It’s long ago and hard to remember.  But I know you were coming to our home sometimes to visit.  I don’t have a clue how you felt about me or D.  Did I do something to upset you?  Was the whole thing just too much?  Was it D?

He’s actually blaming the girlfriend?

Once again it was so long ago and you’ve done so well that it’s really not necessary to revisit this stuff…

Sounds like a good plan.

…but if you have some insight or thought about it I’d be glad to hear them. I know that when you were born I held you in my arms and you spent the first few days of your life sleeping on my chest.

That was 1979.  A few things have happened since then.

Your mom was serious about having you at home and after taking classes we had mid-wives and you were born in the living room of a funky little house in CA.  We had after talked about bonding and it’s always tugged at my heart that if you did bond with me in those first few days how has it affected you not having that person in your life for the rest of your life.  It has to have had some effect.

Her therapists tended to agreed.

I’m pretty sure you’ve had to watch out for yourself your whole life.  I’m also sure that my mom has been the most consistent person in your life.

Her grandmother.  Her Savior and sanity.

Guess what, that goes for me too.  I just didn’t appreciate it the way I should have.  Some of us take longer to learn the most obvious of life’s lessons.  I know that I have no right to be proud of you.  It takes more than blood to be a father.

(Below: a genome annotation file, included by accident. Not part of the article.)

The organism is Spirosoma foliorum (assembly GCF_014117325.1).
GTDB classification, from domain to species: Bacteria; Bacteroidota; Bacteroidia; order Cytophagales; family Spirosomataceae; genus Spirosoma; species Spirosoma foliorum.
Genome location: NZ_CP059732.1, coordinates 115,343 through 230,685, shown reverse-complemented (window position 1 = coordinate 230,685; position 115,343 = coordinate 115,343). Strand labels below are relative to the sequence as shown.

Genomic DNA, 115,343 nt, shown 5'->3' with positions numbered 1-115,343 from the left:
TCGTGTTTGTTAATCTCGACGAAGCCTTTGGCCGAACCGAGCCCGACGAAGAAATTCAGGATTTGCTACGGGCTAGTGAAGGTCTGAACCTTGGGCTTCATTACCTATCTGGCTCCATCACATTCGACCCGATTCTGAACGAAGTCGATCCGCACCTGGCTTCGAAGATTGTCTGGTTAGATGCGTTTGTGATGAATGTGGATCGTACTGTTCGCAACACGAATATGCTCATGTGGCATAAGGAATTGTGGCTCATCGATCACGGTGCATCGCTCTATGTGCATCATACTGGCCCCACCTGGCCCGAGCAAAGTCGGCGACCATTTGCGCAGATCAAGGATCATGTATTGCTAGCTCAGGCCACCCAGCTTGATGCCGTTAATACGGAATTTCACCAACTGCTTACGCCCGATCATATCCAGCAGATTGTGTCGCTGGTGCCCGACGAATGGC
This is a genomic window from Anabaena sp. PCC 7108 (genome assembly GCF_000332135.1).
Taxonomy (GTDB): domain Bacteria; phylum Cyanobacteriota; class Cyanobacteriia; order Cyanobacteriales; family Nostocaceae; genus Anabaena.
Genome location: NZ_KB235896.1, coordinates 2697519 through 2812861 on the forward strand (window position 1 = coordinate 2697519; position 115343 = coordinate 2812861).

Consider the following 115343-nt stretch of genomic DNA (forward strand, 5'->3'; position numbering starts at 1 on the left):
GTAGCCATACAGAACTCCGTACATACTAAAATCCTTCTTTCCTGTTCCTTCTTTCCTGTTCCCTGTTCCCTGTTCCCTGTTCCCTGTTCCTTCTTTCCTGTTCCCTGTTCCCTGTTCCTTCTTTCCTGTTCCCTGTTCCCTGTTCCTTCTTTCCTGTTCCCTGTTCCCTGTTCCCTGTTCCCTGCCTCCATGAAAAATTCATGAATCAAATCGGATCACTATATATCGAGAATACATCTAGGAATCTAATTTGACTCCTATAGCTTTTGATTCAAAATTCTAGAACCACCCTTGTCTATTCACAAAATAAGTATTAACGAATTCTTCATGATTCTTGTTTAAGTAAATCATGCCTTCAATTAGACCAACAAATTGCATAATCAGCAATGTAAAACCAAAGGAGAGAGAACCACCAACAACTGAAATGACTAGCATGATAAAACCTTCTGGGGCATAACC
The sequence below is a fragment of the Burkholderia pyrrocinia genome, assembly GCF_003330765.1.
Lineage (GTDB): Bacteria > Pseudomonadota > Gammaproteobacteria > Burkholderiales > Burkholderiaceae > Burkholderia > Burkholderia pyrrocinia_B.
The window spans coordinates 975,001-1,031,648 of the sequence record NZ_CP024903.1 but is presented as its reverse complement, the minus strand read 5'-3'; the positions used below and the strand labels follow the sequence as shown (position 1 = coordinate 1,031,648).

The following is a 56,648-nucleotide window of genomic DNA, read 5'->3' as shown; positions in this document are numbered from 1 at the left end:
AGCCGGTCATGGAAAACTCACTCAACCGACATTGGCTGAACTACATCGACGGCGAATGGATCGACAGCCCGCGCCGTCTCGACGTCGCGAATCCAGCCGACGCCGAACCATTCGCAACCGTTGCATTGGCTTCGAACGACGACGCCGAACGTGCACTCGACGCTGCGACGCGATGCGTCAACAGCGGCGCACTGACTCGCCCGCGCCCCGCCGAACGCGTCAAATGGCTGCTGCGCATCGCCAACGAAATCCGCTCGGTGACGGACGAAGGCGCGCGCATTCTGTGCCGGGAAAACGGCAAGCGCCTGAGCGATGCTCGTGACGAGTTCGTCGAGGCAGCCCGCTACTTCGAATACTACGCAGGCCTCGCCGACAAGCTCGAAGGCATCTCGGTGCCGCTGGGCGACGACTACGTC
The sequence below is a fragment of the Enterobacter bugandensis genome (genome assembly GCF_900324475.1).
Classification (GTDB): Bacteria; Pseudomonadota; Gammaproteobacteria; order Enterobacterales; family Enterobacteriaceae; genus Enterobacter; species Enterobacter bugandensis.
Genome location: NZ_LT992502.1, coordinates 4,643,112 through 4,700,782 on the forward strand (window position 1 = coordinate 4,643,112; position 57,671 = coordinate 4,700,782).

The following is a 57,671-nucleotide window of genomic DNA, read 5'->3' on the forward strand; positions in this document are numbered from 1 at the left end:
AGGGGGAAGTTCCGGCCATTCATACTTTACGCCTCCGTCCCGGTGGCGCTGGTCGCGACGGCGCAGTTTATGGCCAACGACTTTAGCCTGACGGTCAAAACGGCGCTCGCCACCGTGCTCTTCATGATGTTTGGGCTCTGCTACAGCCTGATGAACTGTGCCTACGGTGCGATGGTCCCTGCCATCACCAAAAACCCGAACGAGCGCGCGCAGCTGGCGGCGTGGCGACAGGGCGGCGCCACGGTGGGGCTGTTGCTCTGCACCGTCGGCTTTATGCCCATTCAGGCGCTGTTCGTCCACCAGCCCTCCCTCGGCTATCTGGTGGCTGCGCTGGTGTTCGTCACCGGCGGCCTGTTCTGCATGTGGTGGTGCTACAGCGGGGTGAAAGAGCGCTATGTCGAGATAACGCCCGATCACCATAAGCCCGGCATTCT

At least we can agree on that.

I know that I’ve never been there for you.  And that’s disturbing.  I also know that life has a way of not delivering what’s expected and absolutely delivering what’s not.  I know for a fact that I’ve not done right by you and that I’ll regret for the rest of my life.  It’s impossible to go back but it’s possible to improve, do better, love better.  I suppose this letter will do more for me than you but I hope that you accept it for what it is.  I truly love and respect you.  I hope the best for you and your family. 
She prepares for the finale. The coup de grâce. The final straw.
I hope you find someone who you can trust and have faith in.

Insightful given the circumstances. "I'm literally doing everything I can."

1 comment:

  1. Sabbatical Jo,
    I’m another person who is trying to be a writer. This is a change of life-style for me, and I’ve discovered something interesting: if I want to know enough about life to write well, I have to face unpleasantnesses and awkwardnesses that my previous life allowed me to politely avoid. I start conversations with people I would have preferred to ignore. I try to steel myself to ask questions that feel too impertinent to ask.
    The reason for this is that I want information. Information about life, and not just my life.
    There’s a point to what I’m saying, and I suspect you already know what it is: go talk to your father. Not because he’s your father. Not because he deserves a rapprochement of any kind. Just because you’re a writer. You should have this experience, to see what it feels like, and to see what you learn.
    - tobyr21, the Precision Blogger